By: Pablo Grijalva, Miami Waterkeeper Intern
On Tuesday, May 9, 2017, Coral Gables became the first city in the state of Florida to ban plastic bags (specifically single-use “carry-out” bags commonly seen in grocery and convenience stores). No other municipalities have yet implemented a plastic ban in Florida because of a de facto “ban on bans” implemented by the state legislature. But, a recent court victory for Coral Gables after they banned Styrofoam products paved the way for this important ordinance to pass. Leading up to this decision, several businesses and residents had expressed their concerns and complaints about the ban, while others claim that the ordinance would be very beneficial to the environment and community. However, with a few clever tweaks to the language of the ban, Coral Gables had no opposition to its final reading of the ordinance -- and the Chamber of Commerce showed up with strong support too, showing that commerce and conservation can go hand in hand!
What’s the Problem with Plastic Bags?
In 2010, the Florida Department of Environmental Protection published an analysis for “the need for new or different regulation or auxiliary containers, wrappings, or disposable plastic bags used by consumers…” (Retail Bags Report For the Legislature). In this report, they found that plastic bags:
- are the fourth most common item found in beach clean ups;
- frequently clog storm water pipes and retention ponds;
- cause equipment and operational problems in landfills and waste transfer systems;
- are the biggest “fly-away” issues at landfills (meaning that plastic bags commonly fly off landfills and into residential areas) and,
- caused the injury and/or death of possibly hundreds of thousands of marine animals.
The report offers twelve options for reducing plastic bag waste, but according to Miami-Circuit Judge Jorge Cueto, “none of the recommendations . . . have been adopted,” (Dixon, 2017). These recommendations included:
- Enacting an educational campaign on the problems caused by single-use plastic and paper bags;
- Encouraging In-store recycling;
- Encouraging retail stores to offer reusable bag credit;
- Requiring biodegradable bags as an option in retail stores;
- Requiring a certain additional amount of recycled content in bags;
- Implementing small pilot programs in a few communities;
- Setting a recycling rate goal;
- Requiring bag consumption reduction
- Creating a deposit system;
- Increasing a plastic bag fee over time;
- Placing a flat fee for plastic bags; and,
- Instituting a ban.
The Florida Department of Environmental Protection report also showed that other countries are making huge strides towards addressing the plastic bag problem. Namely, Ireland’s 2002 Plastic Bag tax saw a 90% reduction in bag usage and raised $120 million in tax revenue.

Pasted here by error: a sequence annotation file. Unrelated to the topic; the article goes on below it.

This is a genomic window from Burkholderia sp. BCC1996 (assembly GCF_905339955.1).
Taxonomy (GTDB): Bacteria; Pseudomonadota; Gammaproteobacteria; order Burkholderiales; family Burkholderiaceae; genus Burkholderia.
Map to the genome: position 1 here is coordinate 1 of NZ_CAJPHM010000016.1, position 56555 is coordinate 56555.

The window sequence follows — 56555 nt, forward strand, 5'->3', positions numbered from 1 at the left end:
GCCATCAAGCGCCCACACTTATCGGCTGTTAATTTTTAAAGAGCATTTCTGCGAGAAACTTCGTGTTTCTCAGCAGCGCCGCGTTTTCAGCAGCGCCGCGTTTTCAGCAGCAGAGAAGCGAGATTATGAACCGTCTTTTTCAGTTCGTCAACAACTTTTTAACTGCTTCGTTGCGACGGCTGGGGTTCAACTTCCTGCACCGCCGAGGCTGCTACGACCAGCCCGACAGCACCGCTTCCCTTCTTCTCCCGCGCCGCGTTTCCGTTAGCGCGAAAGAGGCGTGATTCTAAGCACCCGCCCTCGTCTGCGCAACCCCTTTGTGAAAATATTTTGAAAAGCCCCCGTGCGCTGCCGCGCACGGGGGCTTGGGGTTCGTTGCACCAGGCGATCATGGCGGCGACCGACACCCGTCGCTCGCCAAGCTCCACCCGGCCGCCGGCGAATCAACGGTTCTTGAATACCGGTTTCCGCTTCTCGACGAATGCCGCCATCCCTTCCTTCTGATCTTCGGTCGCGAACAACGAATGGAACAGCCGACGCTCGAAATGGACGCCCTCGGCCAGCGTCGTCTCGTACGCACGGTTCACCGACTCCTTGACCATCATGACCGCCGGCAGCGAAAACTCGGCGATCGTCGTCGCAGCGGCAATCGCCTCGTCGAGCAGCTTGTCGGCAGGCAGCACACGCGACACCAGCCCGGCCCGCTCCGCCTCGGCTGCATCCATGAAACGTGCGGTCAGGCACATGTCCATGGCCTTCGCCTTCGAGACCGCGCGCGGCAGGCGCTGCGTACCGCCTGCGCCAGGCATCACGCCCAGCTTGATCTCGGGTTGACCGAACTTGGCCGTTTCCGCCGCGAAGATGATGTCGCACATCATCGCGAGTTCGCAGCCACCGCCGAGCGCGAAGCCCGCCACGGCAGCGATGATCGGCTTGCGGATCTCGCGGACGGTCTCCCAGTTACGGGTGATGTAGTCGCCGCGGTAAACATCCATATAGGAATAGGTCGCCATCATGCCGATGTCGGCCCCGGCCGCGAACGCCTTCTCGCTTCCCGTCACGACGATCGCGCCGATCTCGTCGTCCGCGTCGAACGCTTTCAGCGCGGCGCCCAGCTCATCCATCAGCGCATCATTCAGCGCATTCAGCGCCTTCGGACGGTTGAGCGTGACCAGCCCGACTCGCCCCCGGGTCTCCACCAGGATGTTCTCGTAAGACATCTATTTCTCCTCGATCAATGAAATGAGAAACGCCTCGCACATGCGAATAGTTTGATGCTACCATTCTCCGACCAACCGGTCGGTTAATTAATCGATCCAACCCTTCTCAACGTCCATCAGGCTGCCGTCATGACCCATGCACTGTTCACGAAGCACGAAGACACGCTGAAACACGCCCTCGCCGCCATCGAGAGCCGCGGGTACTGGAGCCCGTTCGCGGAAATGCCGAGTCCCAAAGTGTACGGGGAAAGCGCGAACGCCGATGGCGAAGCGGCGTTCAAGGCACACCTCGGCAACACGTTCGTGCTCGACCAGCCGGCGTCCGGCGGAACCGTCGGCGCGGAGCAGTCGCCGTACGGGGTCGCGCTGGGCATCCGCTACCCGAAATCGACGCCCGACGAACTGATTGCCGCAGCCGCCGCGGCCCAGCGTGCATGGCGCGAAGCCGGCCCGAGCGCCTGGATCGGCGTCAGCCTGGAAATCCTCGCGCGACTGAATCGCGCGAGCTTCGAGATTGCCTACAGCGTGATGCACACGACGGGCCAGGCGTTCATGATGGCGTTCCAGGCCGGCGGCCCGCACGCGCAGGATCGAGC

Examples of the Success of Other Bans
While Coral Gables is the first city in Florida to pass a ban on plastic bags, many other communities have banned the bag around the world. The most popular types of restrictions include outright bans, followed by recycling requirements, bag fees, and providing sustainable alternatives. A few years ago, the City of San Jose, California was experiencing very similar problems with plastic bags. Damages to equipment in landfills and waste treatment centers cost the city over $1 million every year(“Bring Your Own Bag”) leading to a plastic bag ban in 2011. Since then, the City has seen an 89% decrease in litter found in storm drains, a 60% in litter found in waterways and a 59% decrease in street litter (“Single-Use Carryout Bag Ordinance,” 2013).
With the reuse and recycle rate of plastic bags at only 12%, finding alternatives to plastic bags has been gaining popularity (“Retail Bags Report for the Legislature”). Paper bags are seen as an easy alternative, but the recycle/reuse rate is only at 36.8% according to the report. Biodegradable bags have been seen as a possible replacement for traditional plastic bags, as they can be broken down naturally. Bags made of cotton or other materials have also become more available. The best option remains the use of reusable bags to reduce unnecessary waste.
Coral Gables is showing how Florida municipalities can support sustainable communities. Miami Waterkeeper was proud to support this ban at both readings of the ordinance, and we thank Commissioner Vince Lago and the Coral Gables City Commission for their inspired and brave leadership on this issue. The new bag ban will be implemented within the coming year and we will be able to better see how effective the ordinance will be in considering local business interests and reducing single use bag waste. Hopefully, the transition will be smooth as residents and businesses find alternatives that will prove to be safer for the environment and community. Ultimately, we hope that other municipalities will follow Coral Gables’ lead and that citizens will continue to demand that their own municipalities implement smart sustainability policies.